Rainfall pushes levels on Great Lakes to their highest since 1990s


2 thoughts on “Rainfall pushes levels on Great Lakes to their highest since 1990s”

  1. There’s a rock in Lake Superior out in front of our cabin known by my family as The Big Rock. When I was young, we used to swim out to The Big Rock and stand on it when we’d bathe. We’d lather up and then jump in an rinse off. The rock was a few inches beneath the surface, and when the Lake was wavy, it would emerge from the water between swells. For the past several years, much to my dismay, the water level has been several inches below the rock. This year when I arrived at the cabin, I was astonished to see The Big Rock completely submerged, once again. The amount of precipitation and runoff required to raise the level of the big lake to this degree boggles the mind.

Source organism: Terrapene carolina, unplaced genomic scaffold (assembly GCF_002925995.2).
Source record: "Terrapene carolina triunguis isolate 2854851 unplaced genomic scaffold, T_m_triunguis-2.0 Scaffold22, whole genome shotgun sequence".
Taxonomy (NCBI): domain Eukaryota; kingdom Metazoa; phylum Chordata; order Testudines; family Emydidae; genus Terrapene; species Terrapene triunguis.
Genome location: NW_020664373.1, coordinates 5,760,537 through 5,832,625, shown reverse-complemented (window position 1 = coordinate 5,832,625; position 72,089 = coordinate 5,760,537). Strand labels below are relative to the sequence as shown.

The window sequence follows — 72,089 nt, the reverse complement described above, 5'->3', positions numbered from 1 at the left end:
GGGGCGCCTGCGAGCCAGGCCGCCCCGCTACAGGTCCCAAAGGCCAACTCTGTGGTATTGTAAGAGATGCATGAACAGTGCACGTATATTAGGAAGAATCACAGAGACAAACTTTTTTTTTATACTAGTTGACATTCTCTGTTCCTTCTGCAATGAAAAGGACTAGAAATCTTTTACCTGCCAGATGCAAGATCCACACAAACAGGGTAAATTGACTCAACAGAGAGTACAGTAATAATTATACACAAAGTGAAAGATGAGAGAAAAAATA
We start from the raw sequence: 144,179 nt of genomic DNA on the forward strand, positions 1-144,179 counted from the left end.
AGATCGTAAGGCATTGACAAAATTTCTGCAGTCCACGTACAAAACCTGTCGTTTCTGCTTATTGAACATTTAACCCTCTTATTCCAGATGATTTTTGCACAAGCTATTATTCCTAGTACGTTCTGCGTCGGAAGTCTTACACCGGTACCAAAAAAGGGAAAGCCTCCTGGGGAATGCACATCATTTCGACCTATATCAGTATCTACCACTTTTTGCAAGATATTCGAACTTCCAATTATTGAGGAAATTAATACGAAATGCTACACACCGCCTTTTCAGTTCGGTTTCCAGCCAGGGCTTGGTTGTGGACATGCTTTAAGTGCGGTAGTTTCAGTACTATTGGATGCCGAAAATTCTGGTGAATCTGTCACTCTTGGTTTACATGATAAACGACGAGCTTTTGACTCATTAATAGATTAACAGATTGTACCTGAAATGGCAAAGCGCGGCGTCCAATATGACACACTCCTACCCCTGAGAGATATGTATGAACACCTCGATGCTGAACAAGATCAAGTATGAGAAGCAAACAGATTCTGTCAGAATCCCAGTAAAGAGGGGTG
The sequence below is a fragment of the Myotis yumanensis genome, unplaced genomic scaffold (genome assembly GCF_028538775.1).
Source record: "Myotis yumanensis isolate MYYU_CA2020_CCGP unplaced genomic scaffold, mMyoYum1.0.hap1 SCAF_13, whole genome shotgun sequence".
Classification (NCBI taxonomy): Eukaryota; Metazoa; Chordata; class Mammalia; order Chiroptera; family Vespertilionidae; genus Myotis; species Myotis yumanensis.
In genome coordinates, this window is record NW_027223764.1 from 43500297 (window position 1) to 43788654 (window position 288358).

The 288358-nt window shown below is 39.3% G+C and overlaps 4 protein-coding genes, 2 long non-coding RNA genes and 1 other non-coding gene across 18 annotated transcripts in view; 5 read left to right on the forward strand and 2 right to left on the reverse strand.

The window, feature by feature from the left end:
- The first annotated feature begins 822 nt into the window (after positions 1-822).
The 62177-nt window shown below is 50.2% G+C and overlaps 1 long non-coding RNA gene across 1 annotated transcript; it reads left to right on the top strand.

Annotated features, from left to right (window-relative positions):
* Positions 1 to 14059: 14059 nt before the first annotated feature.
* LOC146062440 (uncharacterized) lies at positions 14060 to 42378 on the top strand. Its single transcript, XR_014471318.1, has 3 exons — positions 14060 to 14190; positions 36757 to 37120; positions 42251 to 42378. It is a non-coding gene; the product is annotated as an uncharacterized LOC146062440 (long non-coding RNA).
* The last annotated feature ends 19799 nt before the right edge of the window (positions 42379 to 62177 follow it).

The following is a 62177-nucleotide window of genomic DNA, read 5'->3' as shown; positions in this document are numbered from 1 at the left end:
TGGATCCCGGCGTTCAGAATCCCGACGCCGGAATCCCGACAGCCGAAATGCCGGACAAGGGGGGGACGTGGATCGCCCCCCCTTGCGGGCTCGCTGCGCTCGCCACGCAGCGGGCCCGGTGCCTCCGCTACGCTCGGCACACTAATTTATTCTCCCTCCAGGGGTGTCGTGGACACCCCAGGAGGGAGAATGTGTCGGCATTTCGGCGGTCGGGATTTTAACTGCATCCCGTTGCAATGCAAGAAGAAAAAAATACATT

1. That is certainly welcome news. The fact that we will have to endure another harsh winter in order to keep the water levels ups is a small price to not have a desert instead of a beach.

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